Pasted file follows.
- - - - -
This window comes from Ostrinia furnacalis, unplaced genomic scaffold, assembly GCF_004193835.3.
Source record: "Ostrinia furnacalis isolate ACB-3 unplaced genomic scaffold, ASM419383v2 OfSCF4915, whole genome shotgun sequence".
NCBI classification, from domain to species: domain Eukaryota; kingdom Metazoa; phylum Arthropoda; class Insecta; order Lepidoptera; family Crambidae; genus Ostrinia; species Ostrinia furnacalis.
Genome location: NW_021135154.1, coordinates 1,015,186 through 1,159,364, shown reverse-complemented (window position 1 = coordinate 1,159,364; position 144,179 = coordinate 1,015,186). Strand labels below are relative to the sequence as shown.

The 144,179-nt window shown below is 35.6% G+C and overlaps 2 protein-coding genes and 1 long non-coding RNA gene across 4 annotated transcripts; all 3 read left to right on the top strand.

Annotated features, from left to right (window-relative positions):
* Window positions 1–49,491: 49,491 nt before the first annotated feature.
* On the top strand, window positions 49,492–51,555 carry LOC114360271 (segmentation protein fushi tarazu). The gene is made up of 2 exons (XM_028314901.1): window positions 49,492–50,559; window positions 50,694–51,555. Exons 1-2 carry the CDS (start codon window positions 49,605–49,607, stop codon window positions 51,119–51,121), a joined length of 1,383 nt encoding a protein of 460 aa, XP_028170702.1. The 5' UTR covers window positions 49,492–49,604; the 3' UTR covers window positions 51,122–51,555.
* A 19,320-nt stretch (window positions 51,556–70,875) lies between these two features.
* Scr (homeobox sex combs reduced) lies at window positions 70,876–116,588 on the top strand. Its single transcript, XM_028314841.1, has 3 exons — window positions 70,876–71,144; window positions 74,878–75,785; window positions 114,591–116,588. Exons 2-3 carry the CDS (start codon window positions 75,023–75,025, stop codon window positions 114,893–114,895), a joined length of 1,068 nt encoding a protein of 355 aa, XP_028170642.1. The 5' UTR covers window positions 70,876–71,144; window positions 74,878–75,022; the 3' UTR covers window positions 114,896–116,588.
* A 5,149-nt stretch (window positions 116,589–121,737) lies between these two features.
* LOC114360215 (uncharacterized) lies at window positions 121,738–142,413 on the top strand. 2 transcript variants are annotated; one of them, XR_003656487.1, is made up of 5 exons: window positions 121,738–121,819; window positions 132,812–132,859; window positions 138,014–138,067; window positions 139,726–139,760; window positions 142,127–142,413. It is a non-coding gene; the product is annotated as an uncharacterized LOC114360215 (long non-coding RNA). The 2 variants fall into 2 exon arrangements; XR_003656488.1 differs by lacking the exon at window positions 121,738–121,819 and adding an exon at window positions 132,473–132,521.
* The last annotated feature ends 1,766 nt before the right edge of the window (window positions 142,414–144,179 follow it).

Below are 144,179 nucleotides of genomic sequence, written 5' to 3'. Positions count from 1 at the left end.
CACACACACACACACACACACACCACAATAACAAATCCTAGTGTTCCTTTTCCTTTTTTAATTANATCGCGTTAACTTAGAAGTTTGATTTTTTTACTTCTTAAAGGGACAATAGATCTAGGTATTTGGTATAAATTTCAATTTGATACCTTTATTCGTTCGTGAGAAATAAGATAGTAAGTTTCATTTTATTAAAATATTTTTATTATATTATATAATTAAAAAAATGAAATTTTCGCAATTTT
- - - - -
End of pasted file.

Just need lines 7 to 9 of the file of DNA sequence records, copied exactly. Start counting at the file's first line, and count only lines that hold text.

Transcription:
* Window positions 1–49,491: 49,491 nt before the first annotated feature.
* On the top strand, window positions 49,492–51,555 carry LOC114360271 (segmentation protein fushi tarazu). The gene is made up of 2 exons (XM_028314901.1): window positions 49,492–50,559; window positions 50,694–51,555. Exons 1-2 carry the CDS (start codon window positions 49,605–49,607, stop codon window positions 51,119–51,121), a joined length of 1,383 nt encoding a protein of 460 aa, XP_028170702.1. The 5' UTR covers window positions 49,492–49,604; the 3' UTR covers window positions 51,122–51,555.
* A 19,320-nt stretch (window positions 51,556–70,875) lies between these two features.